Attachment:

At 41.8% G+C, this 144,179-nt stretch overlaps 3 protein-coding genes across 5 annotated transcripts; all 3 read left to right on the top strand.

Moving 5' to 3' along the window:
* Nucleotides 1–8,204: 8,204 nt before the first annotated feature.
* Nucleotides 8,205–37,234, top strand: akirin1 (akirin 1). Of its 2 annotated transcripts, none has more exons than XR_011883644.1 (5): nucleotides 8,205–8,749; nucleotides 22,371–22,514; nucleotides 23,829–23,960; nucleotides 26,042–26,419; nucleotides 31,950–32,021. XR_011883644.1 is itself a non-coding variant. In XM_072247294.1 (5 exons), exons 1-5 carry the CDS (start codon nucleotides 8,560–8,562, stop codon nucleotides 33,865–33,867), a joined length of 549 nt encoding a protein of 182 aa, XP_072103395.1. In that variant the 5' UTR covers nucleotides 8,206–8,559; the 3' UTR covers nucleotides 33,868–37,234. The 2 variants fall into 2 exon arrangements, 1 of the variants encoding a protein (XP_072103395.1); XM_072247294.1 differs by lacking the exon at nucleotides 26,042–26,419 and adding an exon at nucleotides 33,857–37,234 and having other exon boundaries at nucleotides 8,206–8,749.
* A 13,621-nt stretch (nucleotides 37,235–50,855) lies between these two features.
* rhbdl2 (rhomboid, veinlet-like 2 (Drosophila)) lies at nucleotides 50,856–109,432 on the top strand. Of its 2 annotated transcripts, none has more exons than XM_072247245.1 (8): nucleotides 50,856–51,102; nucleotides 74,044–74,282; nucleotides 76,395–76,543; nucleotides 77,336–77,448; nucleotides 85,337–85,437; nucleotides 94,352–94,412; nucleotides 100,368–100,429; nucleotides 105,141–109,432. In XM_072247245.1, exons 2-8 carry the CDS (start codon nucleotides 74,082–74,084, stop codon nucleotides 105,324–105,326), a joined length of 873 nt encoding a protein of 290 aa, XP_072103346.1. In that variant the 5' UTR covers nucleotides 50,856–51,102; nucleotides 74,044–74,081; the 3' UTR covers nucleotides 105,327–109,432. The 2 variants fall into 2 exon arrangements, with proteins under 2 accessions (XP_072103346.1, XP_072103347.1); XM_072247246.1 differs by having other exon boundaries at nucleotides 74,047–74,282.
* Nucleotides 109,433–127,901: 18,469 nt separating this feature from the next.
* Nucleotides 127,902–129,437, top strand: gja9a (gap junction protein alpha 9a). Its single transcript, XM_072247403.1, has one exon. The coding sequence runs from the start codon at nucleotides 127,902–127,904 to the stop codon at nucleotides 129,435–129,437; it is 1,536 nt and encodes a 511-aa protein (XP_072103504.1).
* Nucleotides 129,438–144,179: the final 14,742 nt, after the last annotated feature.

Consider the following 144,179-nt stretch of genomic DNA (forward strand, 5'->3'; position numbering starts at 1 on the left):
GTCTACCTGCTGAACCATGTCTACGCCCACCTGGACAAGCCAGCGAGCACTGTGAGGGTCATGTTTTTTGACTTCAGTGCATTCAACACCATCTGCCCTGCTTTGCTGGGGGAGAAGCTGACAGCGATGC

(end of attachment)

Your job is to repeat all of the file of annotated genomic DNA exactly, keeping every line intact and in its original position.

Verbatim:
At 41.8% G+C, this 144,179-nt stretch overlaps 3 protein-coding genes across 5 annotated transcripts; all 3 read left to right on the top strand.

Moving 5' to 3' along the window:
* Nucleotides 1–8,204: 8,204 nt before the first annotated feature.
* Nucleotides 8,205–37,234, top strand: akirin1 (akirin 1). Of its 2 annotated transcripts, none has more exons than XR_011883644.1 (5): nucleotides 8,205–8,749; nucleotides 22,371–22,514; nucleotides 23,829–23,960; nucleotides 26,042–26,419; nucleotides 31,950–32,021. XR_011883644.1 is itself a non-coding variant. In XM_072247294.1 (5 exons), exons 1-5 carry the CDS (start codon nucleotides 8,560–8,562, stop codon nucleotides 33,865–33,867), a joined length of 549 nt encoding a protein of 182 aa, XP_072103395.1. In that variant the 5' UTR covers nucleotides 8,206–8,559; the 3' UTR covers nucleotides 33,868–37,234. The 2 variants fall into 2 exon arrangements, 1 of the variants encoding a protein (XP_072103395.1); XM_072247294.1 differs by lacking the exon at nucleotides 26,042–26,419 and adding an exon at nucleotides 33,857–37,234 and having other exon boundaries at nucleotides 8,206–8,749.
* A 13,621-nt stretch (nucleotides 37,235–50,855) lies between these two features.
* rhbdl2 (rhomboid, veinlet-like 2 (Drosophila)) lies at nucleotides 50,856–109,432 on the top strand. Of its 2 annotated transcripts, none has more exons than XM_072247245.1 (8): nucleotides 50,856–51,102; nucleotides 74,044–74,282; nucleotides 76,395–76,543; nucleotides 77,336–77,448; nucleotides 85,337–85,437; nucleotides 94,352–94,412; nucleotides 100,368–100,429; nucleotides 105,141–109,432. In XM_072247245.1, exons 2-8 carry the CDS (start codon nucleotides 74,082–74,084, stop codon nucleotides 105,324–105,326), a joined length of 873 nt encoding a protein of 290 aa, XP_072103346.1. In that variant the 5' UTR covers nucleotides 50,856–51,102; nucleotides 74,044–74,081; the 3' UTR covers nucleotides 105,327–109,432. The 2 variants fall into 2 exon arrangements, with proteins under 2 accessions (XP_072103346.1, XP_072103347.1); XM_072247246.1 differs by having other exon boundaries at nucleotides 74,047–74,282.
* Nucleotides 109,433–127,901: 18,469 nt separating this feature from the next.
* Nucleotides 127,902–129,437, top strand: gja9a (gap junction protein alpha 9a). Its single transcript, XM_072247403.1, has one exon. The coding sequence runs from the start codon at nucleotides 127,902–127,904 to the stop codon at nucleotides 129,435–129,437; it is 1,536 nt and encodes a 511-aa protein (XP_072103504.1).
* Nucleotides 129,438–144,179: the final 14,742 nt, after the last annotated feature.

Consider the following 144,179-nt stretch of genomic DNA (forward strand, 5'->3'; position numbering starts at 1 on the left):
GTCTACCTGCTGAACCATGTCTACGCCCACCTGGACAAGCCAGCGAGCACTGTGAGGGTCATGTTTTTTGACTTCAGTGCATTCAACACCATCTGCCCTGCTTTGCTGGGGGAGAAGCTGACAGCGATGC